Voluntary separation pay will not be offered to airmen meeting that board, but airmen with more than six and less than 15 years of service who are separated by the board will receive separation pay. Temporary early retirement authority — also known as 15-year retirements — will be offered to separated airmen with more than 15 and less than 18 years of service. Airmen with at least 20 years of service who are separated by this board will receive their normal retirement.
And the creation of the quality force review board will greatly change how the Air Force conducts its two rounds of DOS rollbacks in 2014, Grosso said. Rollbacks normally consider airmen who either have negative codes, or airmen who have refused professional military education, reassignment or retraining. But because the quality board will cover the misbehaving airmen, Grosso said, next year’s rollbacks will only cover the remaining airmen “that have indicated they no longer want to serve.”
“They haven’t done anything wrong, but they’ve decided, ‘I’m ready to do something else,’ ” Grosso said. “That turns out to be a pretty small number” of airmen likely to fall under next year’s rollbacks.
Grosso also said the Air Force is thinking about changing its personnel policies in the future to automatically roll back separation dates for airmen who refuse reassignment, retraining or education, or otherwise indicate they’re not interested in staying.
The Air Force also is, for the first time, planning to hold retention boards for chief master sergeants, tech sergeants, staff sergeants, senior airmen and senior noncommissioned officers to discharge them before their term of service expires. The Army and Navy have routinely conducted these boards, Grosso said, and the Air Force must do the same to shed airmen who are not top performers.
“As the force gets smaller, we won’t have the capacity anymore to have airmen that aren’t strong performers,” Grosso said. “So we’re going to transition to more of a performance-based personnel management system, as opposed to longevity.”
Other additional voluntary programs — such as limited active-duty service commitment waivers, an expanded Palace Chase program allowing airmen to serve out the rest of their active-duty service commitment in the reserve, commissioned service date waivers allowing officers to retire as an officer with eight years of commissioned service instead of 10, and time-in-grade waivers — are also still being offered on an ongoing basis.
Voluntary actions encouraged
Grosso is encouraging airmen who are interested in leaving to take TERA payments or other voluntary separation measures. Every airman who voluntarily leaves means one fewer airman will have to be involuntarily separated, she said, and the Air Force is willing to pony up to make that happen.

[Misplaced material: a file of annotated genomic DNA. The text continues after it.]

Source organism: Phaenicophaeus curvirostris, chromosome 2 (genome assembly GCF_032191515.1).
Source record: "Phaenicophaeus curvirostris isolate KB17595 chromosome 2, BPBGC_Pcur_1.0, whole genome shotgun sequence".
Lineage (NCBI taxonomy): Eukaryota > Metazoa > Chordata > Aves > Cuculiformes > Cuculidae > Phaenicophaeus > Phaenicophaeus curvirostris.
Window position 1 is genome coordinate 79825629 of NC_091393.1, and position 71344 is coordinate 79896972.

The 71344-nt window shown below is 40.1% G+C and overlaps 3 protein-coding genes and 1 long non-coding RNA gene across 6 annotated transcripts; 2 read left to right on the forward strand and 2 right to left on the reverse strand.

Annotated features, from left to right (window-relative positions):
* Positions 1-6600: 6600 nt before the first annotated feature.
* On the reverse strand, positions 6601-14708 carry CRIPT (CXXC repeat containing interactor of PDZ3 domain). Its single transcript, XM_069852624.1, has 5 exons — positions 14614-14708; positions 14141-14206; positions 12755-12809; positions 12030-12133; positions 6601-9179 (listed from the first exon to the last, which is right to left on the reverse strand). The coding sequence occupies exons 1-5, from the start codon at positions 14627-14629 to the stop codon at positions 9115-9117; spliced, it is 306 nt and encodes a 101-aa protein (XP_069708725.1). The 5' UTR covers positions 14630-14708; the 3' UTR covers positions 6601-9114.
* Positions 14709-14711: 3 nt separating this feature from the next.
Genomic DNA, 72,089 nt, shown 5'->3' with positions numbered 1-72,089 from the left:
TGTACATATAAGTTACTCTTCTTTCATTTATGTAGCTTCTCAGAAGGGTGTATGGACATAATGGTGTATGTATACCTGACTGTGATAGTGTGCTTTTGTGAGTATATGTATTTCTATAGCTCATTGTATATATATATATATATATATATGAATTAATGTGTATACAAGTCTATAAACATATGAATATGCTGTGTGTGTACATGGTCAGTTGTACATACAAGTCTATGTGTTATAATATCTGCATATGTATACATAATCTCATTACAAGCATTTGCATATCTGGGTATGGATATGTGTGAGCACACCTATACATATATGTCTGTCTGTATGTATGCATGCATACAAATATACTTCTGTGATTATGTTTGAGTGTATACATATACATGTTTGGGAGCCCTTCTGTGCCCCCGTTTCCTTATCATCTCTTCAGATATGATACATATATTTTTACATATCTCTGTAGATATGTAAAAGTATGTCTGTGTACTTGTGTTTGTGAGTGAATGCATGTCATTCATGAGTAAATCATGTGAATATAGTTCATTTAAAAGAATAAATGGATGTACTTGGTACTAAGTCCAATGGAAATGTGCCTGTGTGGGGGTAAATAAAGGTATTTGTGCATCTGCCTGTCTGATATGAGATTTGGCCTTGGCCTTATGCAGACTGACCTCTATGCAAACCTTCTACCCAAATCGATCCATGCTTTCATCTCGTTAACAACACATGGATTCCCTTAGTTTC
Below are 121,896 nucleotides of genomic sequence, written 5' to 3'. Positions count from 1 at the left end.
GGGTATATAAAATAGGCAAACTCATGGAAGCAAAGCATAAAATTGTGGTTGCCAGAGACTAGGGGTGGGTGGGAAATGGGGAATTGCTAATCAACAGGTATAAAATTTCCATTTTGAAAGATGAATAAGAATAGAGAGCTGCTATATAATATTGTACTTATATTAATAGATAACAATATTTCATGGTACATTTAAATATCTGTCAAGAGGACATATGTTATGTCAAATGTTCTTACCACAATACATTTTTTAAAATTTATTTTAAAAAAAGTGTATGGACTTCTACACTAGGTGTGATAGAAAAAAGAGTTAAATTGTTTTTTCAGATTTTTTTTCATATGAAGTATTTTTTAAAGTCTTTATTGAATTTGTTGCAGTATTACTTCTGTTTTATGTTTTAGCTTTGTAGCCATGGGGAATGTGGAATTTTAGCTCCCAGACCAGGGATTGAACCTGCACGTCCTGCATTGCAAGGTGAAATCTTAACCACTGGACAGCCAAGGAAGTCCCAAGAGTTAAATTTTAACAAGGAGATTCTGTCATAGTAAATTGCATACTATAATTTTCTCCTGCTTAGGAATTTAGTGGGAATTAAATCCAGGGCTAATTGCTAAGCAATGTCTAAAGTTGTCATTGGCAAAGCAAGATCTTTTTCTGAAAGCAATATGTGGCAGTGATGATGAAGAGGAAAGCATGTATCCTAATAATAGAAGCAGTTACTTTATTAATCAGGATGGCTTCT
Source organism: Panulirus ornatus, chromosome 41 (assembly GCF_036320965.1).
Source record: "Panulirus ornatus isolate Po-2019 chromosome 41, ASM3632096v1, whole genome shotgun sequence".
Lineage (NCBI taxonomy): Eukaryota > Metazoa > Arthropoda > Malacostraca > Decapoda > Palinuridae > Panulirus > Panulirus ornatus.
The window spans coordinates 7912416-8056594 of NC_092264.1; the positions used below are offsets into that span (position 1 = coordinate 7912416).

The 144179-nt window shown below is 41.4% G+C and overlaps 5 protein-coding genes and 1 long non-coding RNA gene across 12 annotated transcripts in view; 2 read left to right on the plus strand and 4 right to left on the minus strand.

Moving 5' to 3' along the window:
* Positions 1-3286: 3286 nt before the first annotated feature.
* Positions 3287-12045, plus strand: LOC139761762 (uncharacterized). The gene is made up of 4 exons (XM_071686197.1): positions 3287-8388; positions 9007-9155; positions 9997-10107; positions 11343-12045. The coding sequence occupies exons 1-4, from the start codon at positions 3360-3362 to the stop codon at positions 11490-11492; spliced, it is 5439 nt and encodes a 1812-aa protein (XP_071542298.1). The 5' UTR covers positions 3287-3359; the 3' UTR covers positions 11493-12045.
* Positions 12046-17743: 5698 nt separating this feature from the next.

“If we had an airman that wanted to take early retirement, that’d be great, because that airman would save an airman who’s got less time in service,” Grosso said. “We have enough funding to pay for every voluntary loss, which is a significant amount of money, to be frank. We would love to see this program be met with volunteers.”
Grosso said the Air Force Personnel Center this month will email airmen who are eligible for most of these force management programs, except for the second round of rollbacks that will begin in May. She also urged airmen to keep checking the MyPers website as eligibility information will be rolled out throughout December. Those memos will include details on which career fields, ranks and year groups will be eligible for different programs. The Air Force will target for separation airmen who are in overmanned career fields, she said, but career fields that are chronically undermanned will be excluded.
“By the end of the year, other than that second DOS rollback, airmen will have [a] much more specific idea of how they’re personally impacted,” Grosso said.
She also said airmen should talk to their commanders, career assistance advisers and other mentors to find out whether they may be separated under one of these involuntary programs.
“Our goal is to make sure that every airman in the United States Air Force understands, if they fit into any of these buckets, and if I [do], how do I make a good decision for my family?” Grosso said. “Am I eligible for any voluntary programs, and which ones? We’d like for everyone eligible for these programs to immediately sign up for transition assistance. We think that will help them make a better life decision.”
Airmen also should check their personnel folders to make sure their duty history, medal records, deployment records and other information are up to date before separation boards begin reviewing them, Grosso said.
Grosso said the Air Force and Defense Department are preparing to handle increased numbers of airmen exiting the service. That could include approving overtime for civilian personnel employees and increasing the capacity of civilian transition programs.
Many dejected airmen went online to express their displeasure with the cuts, with one sarcastically writing, “Merry Christmas!” in response to a story on AirForceTimes.com.
“Feels like the Clinton days all over again,” a commenter said on Welsh’s Facebook post.
“It’s good to remember how they call you family and slap ya on the back and then knife ya when you’re just a number and always were,” one commenter on Air Force Times’ Facebook page said.
But some tried to look on the bright side.
“15 year retirement here I come!” anotherAir Force Times’ Facebook commenter said. “Better [to] have some than nothing at all.”
Jeff Schogol contributed to this report.